‘Queen & Slim’: An exhibition of protest art

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Grade: 4.0/5.0 

“Queen & Slim” could easily incite misconstructions and practical criticisms, but that’s its mission: to invite the audience members to dissect the film’s plot pragmatically and leave them confused, arguing about the characters’ unrealistic actions. Lena Waithe, in her feature film debut as a screenwriter, teamed up with director Melina Matsoukas to demonstrate her storytelling capabilities in “Queen & Slim” — and sometimes, the constraints of realism need to be removed in order to deliver one’s message. Waithe isn’t concerned with the destination of the film’s characters, but she is committed to guiding viewers through the sobering and austere journey of two human beings, crafting an exhibition of their experiences.  

The epidemic of police brutality is the memo here. Its existence is brought to full force when Slim (Daniel Kaluuya) and Queen (Jodie Turner-Smith), after a failed Tinder date, are driving home and suddenly pulled over by a white police officer. The officer shoots Queen in the thigh and Slim fires back, killing the white cop — authoritative abuse arises and consequently, self-defense is enacted. Queen and Slim run for their lives. 

While escaping, Queen and Slim diverge from the desperateness of the circumstances, as well as the haunting thoughts of being caught as fugitives. They enjoy a simple meal at McDonald’s, ride bravely on horses, laugh with their heads stuck out of the car window, dance unburdened and filled with spirit, and make love. Here’s where audiences might halt and hesitate, misjudging the intention and purpose of these scenes. These moments are meant to be surreal and insensible precisely because they are real in the film’s world. Police brutality and racism shouldn’t exist, yet they do, erasing the possibilities for these experiences for victims in the world today. 

Pushing audiences back and forth through the thin dividers of the surreal and the real, “Queen & Slim” glides between the humanization and dehumanization of its lead characters. Queen wears a tiger print dress that blends luminously with the jungle wall as she sways uncomfortably in a nightclub, a key moment in which she attempts to live freely while also being pursued by the authorities. Slim and Queen both shave and braid their hair in an attempt to be unrecognizable, transforming into unknown figures in the world. 

An ethereal and unique film, “Queen & Slim” stands alone in terms of tonality, posturing itself within the delicate undercurrent of being while also pulling the capricious strings of destiny. This effect comes forth only through the richness in the different mediums of storytelling. Devonté Hynes’ musical compositions subtly feed the film’s ambiance, filling it with a meditative and dreamy attribute. Waithe’s wistful and yearning dialogue acutely carves out ideas and characters. The cinematography by Tat Radcliffe places viewers as witnesses or bystanders in the ruckus. Background noises are muffled and muted, accentuating every human sound and experience in isolation.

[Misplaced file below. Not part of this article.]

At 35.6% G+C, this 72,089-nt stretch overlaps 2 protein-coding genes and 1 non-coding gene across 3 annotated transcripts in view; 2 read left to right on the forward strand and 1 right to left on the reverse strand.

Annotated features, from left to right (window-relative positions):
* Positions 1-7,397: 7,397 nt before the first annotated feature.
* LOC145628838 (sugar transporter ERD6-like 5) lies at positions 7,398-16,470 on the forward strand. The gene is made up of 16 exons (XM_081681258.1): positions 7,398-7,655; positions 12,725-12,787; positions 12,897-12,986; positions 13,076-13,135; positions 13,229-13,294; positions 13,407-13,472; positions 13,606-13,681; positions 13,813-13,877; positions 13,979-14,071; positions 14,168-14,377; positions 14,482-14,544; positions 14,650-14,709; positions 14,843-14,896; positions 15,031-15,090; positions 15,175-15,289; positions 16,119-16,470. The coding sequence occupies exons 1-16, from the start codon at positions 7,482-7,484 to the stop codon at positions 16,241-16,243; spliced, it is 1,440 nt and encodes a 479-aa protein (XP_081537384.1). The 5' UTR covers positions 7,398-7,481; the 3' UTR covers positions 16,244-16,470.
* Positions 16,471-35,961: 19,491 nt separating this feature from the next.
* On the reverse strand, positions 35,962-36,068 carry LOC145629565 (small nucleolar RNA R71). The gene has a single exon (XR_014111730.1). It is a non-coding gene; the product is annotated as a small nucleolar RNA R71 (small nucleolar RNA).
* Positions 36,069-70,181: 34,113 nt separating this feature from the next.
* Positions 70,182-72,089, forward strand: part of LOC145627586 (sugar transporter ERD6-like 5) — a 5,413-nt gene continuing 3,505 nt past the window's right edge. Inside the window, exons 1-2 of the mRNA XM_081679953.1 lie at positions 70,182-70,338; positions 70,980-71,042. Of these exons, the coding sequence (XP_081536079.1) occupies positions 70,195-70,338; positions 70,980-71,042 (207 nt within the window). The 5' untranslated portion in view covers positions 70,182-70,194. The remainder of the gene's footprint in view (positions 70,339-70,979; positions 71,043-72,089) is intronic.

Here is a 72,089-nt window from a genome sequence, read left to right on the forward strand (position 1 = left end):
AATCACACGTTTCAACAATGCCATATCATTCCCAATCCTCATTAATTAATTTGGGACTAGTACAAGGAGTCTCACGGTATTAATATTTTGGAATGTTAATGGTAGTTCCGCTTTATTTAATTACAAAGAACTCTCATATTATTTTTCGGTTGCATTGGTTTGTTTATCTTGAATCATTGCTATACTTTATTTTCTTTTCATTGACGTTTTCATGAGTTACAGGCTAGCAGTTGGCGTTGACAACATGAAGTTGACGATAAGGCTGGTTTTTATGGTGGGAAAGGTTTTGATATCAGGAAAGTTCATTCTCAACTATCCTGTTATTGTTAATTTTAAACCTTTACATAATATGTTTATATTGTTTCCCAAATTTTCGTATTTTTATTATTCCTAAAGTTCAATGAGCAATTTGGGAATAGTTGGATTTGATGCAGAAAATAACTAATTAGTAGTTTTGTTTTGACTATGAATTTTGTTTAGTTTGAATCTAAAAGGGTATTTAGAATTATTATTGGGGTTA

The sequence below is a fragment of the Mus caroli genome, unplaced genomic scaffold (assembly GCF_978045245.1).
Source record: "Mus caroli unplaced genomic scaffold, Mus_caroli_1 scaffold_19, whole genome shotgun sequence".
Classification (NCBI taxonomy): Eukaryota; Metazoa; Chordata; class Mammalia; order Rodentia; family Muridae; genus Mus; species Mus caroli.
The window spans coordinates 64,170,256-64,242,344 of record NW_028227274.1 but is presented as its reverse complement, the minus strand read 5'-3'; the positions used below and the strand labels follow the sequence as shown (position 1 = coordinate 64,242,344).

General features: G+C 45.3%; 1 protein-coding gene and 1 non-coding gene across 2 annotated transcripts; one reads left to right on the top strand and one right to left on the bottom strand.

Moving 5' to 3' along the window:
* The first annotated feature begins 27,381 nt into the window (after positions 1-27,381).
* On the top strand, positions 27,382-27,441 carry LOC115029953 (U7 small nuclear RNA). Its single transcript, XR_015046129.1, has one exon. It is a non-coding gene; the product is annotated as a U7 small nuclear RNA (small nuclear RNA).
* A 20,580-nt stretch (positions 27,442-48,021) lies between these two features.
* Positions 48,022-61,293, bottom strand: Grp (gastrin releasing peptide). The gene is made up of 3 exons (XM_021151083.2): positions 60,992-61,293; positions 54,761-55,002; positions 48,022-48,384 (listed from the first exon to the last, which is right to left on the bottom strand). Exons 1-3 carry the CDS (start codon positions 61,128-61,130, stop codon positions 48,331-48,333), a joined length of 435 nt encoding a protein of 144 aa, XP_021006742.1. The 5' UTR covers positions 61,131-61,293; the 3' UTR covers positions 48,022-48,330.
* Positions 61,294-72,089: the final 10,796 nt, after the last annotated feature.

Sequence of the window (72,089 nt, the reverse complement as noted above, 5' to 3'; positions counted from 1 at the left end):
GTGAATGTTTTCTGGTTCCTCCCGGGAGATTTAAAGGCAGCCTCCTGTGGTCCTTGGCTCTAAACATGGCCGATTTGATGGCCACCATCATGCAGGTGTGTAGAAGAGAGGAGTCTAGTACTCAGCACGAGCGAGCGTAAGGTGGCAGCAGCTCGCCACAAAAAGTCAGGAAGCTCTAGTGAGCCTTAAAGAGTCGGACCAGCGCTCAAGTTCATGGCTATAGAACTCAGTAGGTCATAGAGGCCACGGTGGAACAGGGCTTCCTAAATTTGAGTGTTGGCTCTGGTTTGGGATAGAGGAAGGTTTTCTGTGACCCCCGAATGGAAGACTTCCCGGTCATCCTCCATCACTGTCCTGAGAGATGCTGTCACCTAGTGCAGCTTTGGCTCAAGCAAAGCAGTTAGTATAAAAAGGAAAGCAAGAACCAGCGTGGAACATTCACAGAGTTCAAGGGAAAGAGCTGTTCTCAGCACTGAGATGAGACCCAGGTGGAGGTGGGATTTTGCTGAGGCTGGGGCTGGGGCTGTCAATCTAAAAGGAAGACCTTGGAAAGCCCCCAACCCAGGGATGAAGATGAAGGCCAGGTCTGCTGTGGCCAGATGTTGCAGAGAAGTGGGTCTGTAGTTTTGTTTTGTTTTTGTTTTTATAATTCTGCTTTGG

Despite these pulsating qualities, “Queen & Slim” isn’t one to keep audiences on their feet. In the last act of the film, Queen and Slim’s ongoing escapade drags on, trying to resolve little loops in its plot but at the expense of eliciting a desire for one final resolution. It builds and builds until it arrives at a startling conclusion, one that consecrates a final representation of a visual motif consistent throughout the film: that of faith and sacrifice.  

Questions and representations of faith are placed throughout the film, from crosses on the dashboard of the cars that the characters drive to the language that they use to contemplate their futures. Is the film challenging the existence of God in a time of suffering? What is this story of sacrifice and what position are Queen and Slim given? These are issues left for deliberation, and will surely stay with viewers after they leave the theater. 

Queen and Slim’s real names are not revealed until the end of the film, which is also crucial to the film’s messages of movement and solidarity. Names aren’t needed to understand a victim’s story, but the names of victims are only known when tragedy strikes. Not knowing a person’s name doesn’t detract from their identity as a human, but names do create a sense of existence. With the release of “Queen & Slim,” it is clear that Lena Waithe and Melina Matsoukas are names to remember. The film is a spectacular first blockbuster for each — hopefully, the exhibition continues.

Contact Cameron Opartkiettikul at [email protected].